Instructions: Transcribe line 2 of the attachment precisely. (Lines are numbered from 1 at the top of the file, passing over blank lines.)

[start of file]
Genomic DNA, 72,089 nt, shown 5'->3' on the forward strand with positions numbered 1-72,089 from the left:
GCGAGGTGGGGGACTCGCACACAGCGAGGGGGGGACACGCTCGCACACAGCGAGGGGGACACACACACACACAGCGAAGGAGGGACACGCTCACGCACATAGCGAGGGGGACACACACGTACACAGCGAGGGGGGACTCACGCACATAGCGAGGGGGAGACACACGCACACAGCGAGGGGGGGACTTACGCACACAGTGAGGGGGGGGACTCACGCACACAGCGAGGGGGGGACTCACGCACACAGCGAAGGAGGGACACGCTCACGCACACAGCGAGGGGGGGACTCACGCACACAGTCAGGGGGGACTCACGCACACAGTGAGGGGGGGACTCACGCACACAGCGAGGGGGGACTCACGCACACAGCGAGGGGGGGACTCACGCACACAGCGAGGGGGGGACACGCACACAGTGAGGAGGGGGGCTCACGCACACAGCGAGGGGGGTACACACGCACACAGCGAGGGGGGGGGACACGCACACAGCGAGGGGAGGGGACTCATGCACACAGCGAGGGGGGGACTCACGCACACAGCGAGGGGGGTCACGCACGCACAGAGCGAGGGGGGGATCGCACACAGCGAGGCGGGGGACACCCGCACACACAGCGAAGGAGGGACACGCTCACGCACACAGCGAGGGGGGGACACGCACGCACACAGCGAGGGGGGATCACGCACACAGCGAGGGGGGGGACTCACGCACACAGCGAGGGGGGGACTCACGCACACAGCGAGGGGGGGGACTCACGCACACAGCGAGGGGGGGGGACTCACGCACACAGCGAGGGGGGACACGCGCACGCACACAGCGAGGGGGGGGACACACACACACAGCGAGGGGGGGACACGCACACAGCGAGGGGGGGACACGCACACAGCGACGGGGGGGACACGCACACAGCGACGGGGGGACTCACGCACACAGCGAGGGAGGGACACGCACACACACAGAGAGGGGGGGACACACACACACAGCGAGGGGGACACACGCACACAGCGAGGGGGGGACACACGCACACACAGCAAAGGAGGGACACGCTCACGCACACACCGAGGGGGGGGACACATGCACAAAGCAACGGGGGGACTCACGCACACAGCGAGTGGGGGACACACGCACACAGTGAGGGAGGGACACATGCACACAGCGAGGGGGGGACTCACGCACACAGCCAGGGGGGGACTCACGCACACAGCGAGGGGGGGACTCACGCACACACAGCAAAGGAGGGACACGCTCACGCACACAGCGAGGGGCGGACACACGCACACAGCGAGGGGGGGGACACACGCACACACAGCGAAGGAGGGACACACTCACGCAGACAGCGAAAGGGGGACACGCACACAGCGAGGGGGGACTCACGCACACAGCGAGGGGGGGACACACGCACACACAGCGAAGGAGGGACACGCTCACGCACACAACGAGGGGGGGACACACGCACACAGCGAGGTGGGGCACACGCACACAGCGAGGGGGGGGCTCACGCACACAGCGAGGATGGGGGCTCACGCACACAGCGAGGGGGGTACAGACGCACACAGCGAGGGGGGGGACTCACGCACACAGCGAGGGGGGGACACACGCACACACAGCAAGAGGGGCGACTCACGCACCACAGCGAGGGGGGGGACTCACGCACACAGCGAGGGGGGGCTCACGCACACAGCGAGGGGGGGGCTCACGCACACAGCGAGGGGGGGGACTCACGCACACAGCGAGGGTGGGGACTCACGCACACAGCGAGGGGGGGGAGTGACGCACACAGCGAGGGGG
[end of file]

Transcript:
GCGAGGTGGGGGACTCGCACACAGCGAGGGGGGGACACGCTCGCACACAGCGAGGGGGACACACACACACACAGCGAAGGAGGGACACGCTCACGCACATAGCGAGGGGGACACACACGTACACAGCGAGGGGGGACTCACGCACATAGCGAGGGGGAGACACACGCACACAGCGAGGGGGGGACTTACGCACACAGTGAGGGGGGGGACTCACGCACACAGCGAGGGGGGGACTCACGCACACAGCGAAGGAGGGACACGCTCACGCACACAGCGAGGGGGGGACTCACGCACACAGTCAGGGGGGACTCACGCACACAGTGAGGGGGGGACTCACGCACACAGCGAGGGGGGACTCACGCACACAGCGAGGGGGGGACTCACGCACACAGCGAGGGGGGGACACGCACACAGTGAGGAGGGGGGCTCACGCACACAGCGAGGGGGGTACACACGCACACAGCGAGGGGGGGGGACACGCACACAGCGAGGGGAGGGGACTCATGCACACAGCGAGGGGGGGACTCACGCACACAGCGAGGGGGGTCACGCACGCACAGAGCGAGGGGGGGATCGCACACAGCGAGGCGGGGGACACCCGCACACACAGCGAAGGAGGGACACGCTCACGCACACAGCGAGGGGGGGACACGCACGCACACAGCGAGGGGGGATCACGCACACAGCGAGGGGGGGGACTCACGCACACAGCGAGGGGGGGACTCACGCACACAGCGAGGGGGGGGACTCACGCACACAGCGAGGGGGGGGGACTCACGCACACAGCGAGGGGGGACACGCGCACGCACACAGCGAGGGGGGGGACACACACACACAGCGAGGGGGGGACACGCACACAGCGAGGGGGGGACACGCACACAGCGACGGGGGGGACACGCACACAGCGACGGGGGGACTCACGCACACAGCGAGGGAGGGACACGCACACACACAGAGAGGGGGGGACACACACACACAGCGAGGGGGACACACGCACACAGCGAGGGGGGGACACACGCACACACAGCAAAGGAGGGACACGCTCACGCACACACCGAGGGGGGGGACACATGCACAAAGCAACGGGGGGACTCACGCACACAGCGAGTGGGGGACACACGCACACAGTGAGGGAGGGACACATGCACACAGCGAGGGGGGGACTCACGCACACAGCCAGGGGGGGACTCACGCACACAGCGAGGGGGGGACTCACGCACACACAGCAAAGGAGGGACACGCTCACGCACACAGCGAGGGGCGGACACACGCACACAGCGAGGGGGGGGACACACGCACACACAGCGAAGGAGGGACACACTCACGCAGACAGCGAAAGGGGGACACGCACACAGCGAGGGGGGACTCACGCACACAGCGAGGGGGGGACACACGCACACACAGCGAAGGAGGGACACGCTCACGCACACAACGAGGGGGGGACACACGCACACAGCGAGGTGGGGCACACGCACACAGCGAGGGGGGGGCTCACGCACACAGCGAGGATGGGGGCTCACGCACACAGCGAGGGGGGTACAGACGCACACAGCGAGGGGGGGGACTCACGCACACAGCGAGGGGGGGACACACGCACACACAGCAAGAGGGGCGACTCACGCACCACAGCGAGGGGGGGGACTCACGCACACAGCGAGGGGGGGCTCACGCACACAGCGAGGGGGGGGCTCACGCACACAGCGAGGGGGGGGACTCACGCACACAGCGAGGGTGGGGACTCACGCACACAGCGAGGGGGGGGAGTGACGCACACAGCGAGGGGG